Over The Moon Launches Alpine Fashion Brand Annina Dirndl

By Shayna Seid | Photography by

Alexia Mavroleon

You may not know what a dirndl is by name, but odds are you’ve fawned over the dress, which originated in German-speaking areas of the Alps in the 16th-18th centuries. Today, we’re proud to launch Annina Dirndl, bringing modernized, elegant dirndls to wardrobes everywhere!

This collection was conceptualized for wedding season especially, so there are plenty of pastel colors and delicate prints on cream backgrounds. And founder Annina Pfuel specifically drew inspiration from 18-century fashion.

For the amazing editorial shoot, starring Olympia of Greece and Ella Richards, Annina and photographer Alexia Mavroleon referenced Sofia Coppola’s The Virgin Suicides and Marie Antoinette. “We wanted that sense of pure innocent beauty and at the same time rebellion that Coppola does creates so well,” Annina explains.

To fully get to know the brand highlighting Alpine fashion—and learn how to properly style a dirndl—we talked further with Annina on her design background, inspirations, and more:

How did you first get into fashion/design?

“Our family has been in textiles for many generations, so I guess it’s in my blood,” Annina begins. “I graduated from Parsons School of Design in New York and went straight into costume design. First, I assisted on movie sets and soon went into designing costumes for opera. I had the most fantastic time doing this—you get to travel and spend time with the most fascinating people. It’s a very mad world full of drama! And I learned so much about the history of costume and dressmaking itself. The workshops of the big opera houses rival any Parisian couturier.”

What inspired you to start Annina Dirndl? And what are your favorite design inspiration references?

“I loved growing up in Bavaria and feel very connected to the heritage, even though I don’t live there anymore. I love the Alpine folklore aesthetic, and there are so many beautiful traditions and customs in this area and traditional dress is a big part of it,” Annina explains. “We have been wearing dirndls to big holidays and festivities all our lives, so I have always had a large collection of dirndls—some were new, some were heirlooms, some I had bought vintage; you really collect them. My foreign friends would always come and borrow them for weddings or weekends in Austria or Bavaria. It got so out of hand, at one point, my apartment felt like a dirndl shop and that’s when a friend suggested I should do exactly that.”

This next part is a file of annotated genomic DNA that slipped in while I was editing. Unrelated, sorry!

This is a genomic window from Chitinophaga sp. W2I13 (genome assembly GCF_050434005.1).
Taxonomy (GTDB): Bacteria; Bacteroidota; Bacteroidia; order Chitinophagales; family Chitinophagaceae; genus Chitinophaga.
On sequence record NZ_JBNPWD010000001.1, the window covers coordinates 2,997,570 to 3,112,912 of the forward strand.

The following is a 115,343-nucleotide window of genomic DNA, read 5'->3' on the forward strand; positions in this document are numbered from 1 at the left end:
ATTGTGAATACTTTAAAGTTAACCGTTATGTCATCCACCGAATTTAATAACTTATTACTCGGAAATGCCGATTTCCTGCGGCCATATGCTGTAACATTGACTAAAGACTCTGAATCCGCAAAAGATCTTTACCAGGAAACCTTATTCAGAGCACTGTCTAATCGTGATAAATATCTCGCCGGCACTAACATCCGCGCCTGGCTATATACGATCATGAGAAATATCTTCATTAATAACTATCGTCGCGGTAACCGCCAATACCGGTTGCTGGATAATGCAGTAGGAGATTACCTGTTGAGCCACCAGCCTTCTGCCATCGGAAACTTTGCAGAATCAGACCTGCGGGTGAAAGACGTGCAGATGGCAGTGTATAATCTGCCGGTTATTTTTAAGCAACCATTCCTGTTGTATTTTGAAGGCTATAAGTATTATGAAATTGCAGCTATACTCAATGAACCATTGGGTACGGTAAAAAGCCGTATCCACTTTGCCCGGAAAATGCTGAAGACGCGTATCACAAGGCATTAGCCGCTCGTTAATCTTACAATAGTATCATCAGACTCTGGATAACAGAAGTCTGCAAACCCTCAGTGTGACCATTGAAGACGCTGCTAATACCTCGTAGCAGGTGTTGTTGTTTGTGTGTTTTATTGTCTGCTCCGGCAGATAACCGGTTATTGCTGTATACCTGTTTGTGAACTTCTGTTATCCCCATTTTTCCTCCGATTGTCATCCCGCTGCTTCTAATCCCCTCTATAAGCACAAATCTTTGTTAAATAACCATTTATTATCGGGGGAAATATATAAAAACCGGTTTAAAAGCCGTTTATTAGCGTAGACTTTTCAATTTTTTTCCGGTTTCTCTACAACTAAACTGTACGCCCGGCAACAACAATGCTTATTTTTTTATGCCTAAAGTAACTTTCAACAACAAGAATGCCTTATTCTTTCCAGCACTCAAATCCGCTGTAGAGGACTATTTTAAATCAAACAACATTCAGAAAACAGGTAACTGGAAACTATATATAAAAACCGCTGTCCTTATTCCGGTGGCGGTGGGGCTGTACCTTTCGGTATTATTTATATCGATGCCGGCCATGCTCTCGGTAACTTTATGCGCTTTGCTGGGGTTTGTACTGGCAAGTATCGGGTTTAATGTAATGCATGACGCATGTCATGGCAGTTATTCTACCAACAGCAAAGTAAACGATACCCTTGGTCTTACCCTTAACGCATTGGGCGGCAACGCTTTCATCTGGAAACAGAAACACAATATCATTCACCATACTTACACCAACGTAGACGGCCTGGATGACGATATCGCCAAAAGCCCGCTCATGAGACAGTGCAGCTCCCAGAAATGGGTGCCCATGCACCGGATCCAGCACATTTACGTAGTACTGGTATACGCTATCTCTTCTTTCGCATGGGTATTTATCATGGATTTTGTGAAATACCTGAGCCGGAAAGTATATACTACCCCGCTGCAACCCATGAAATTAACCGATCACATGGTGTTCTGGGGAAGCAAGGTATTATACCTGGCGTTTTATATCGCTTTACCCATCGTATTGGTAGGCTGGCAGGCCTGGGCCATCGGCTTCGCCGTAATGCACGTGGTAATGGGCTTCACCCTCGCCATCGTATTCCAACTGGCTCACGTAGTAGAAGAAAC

For those unfamiliar with the dirndl, can you briefly explain its history and how and where they’re worn today?

“Essentially, a dirndl is the folk dress of the Alpine area,” Annina states. “The world literally means ‘girl’ in old German. In its basic form, it is a corset worn with a blouse underneath, a skirt, and an apron—so really like most European peasant costumes beginning in the mid-ages up to the 19th century. In the Alps, a fancier version of the dirndl became the folk dress that would be worn on Sunday to church or on big holidays. Later then in the 19th century, it became popular with the monarchs and aristocracy of Austria and Germany. Today, it would still be worn on special occasions such as religious holidays, weddings, [and] festivals such as Octoberfest. It is very much part of peoples’ lives in these areas. If you go to very rural areas you can see people walking around in dirndls and lederhosen on a daily basis.”

Do you have any styling tips for the dirndl?

“Never buy the short ones—nothing above the knee—nor the plastic ones that you get on these random sites online or at touristy shops,” Annina advises. “If you don’t want to spend too much, buy vintage on Etsy or eBay—the old ones are so beautiful. Shoes are important. Avoid stilettos. Heels are really only okay if you are going to an elegant evening, and even then, I would only do block heels. A lot of girls opt for espadrille wedges which I think can be really fun. Otherwise ballerinas are always a good choice. The apron’s bow is tied on either side of the front—tied on the right side means married, tied on the left means unmarried. [It] can be an interesting motivator for your partner to put a ring on it.”

And when asked to describe the Alpine aesthetic, Annina says, “Impossible!” and insists everyone come and see it for themselves. Booking our flights as we speak. But until then, shop Annina Dirndl for the ultimate Alpine look!